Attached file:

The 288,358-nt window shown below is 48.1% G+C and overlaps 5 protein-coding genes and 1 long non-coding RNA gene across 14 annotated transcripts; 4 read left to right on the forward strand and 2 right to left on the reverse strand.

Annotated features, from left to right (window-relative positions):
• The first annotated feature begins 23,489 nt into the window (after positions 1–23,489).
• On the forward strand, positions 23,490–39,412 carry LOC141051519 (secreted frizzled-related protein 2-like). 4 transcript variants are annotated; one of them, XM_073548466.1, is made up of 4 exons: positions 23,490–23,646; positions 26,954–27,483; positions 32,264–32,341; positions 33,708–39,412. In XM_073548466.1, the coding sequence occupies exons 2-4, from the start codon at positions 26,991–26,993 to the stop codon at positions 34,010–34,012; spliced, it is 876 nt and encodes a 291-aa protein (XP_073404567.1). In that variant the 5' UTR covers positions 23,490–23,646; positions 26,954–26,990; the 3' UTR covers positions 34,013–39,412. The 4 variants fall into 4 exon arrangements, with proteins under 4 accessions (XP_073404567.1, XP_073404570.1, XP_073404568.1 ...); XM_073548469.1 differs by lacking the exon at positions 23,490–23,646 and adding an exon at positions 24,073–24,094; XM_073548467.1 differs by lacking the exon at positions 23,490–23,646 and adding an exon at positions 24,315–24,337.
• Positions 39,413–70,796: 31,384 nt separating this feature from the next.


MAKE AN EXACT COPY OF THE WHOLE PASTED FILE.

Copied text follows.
The 288,358-nt window shown below is 48.1% G+C and overlaps 5 protein-coding genes and 1 long non-coding RNA gene across 14 annotated transcripts; 4 read left to right on the forward strand and 2 right to left on the reverse strand.

Annotated features, from left to right (window-relative positions):
• The first annotated feature begins 23,489 nt into the window (after positions 1–23,489).
• On the forward strand, positions 23,490–39,412 carry LOC141051519 (secreted frizzled-related protein 2-like). 4 transcript variants are annotated; one of them, XM_073548466.1, is made up of 4 exons: positions 23,490–23,646; positions 26,954–27,483; positions 32,264–32,341; positions 33,708–39,412. In XM_073548466.1, the coding sequence occupies exons 2-4, from the start codon at positions 26,991–26,993 to the stop codon at positions 34,010–34,012; spliced, it is 876 nt and encodes a 291-aa protein (XP_073404567.1). In that variant the 5' UTR covers positions 23,490–23,646; positions 26,954–26,990; the 3' UTR covers positions 34,013–39,412. The 4 variants fall into 4 exon arrangements, with proteins under 4 accessions (XP_073404567.1, XP_073404570.1, XP_073404568.1 ...); XM_073548469.1 differs by lacking the exon at positions 23,490–23,646 and adding an exon at positions 24,073–24,094; XM_073548467.1 differs by lacking the exon at positions 23,490–23,646 and adding an exon at positions 24,315–24,337.
• Positions 39,413–70,796: 31,384 nt separating this feature from the next.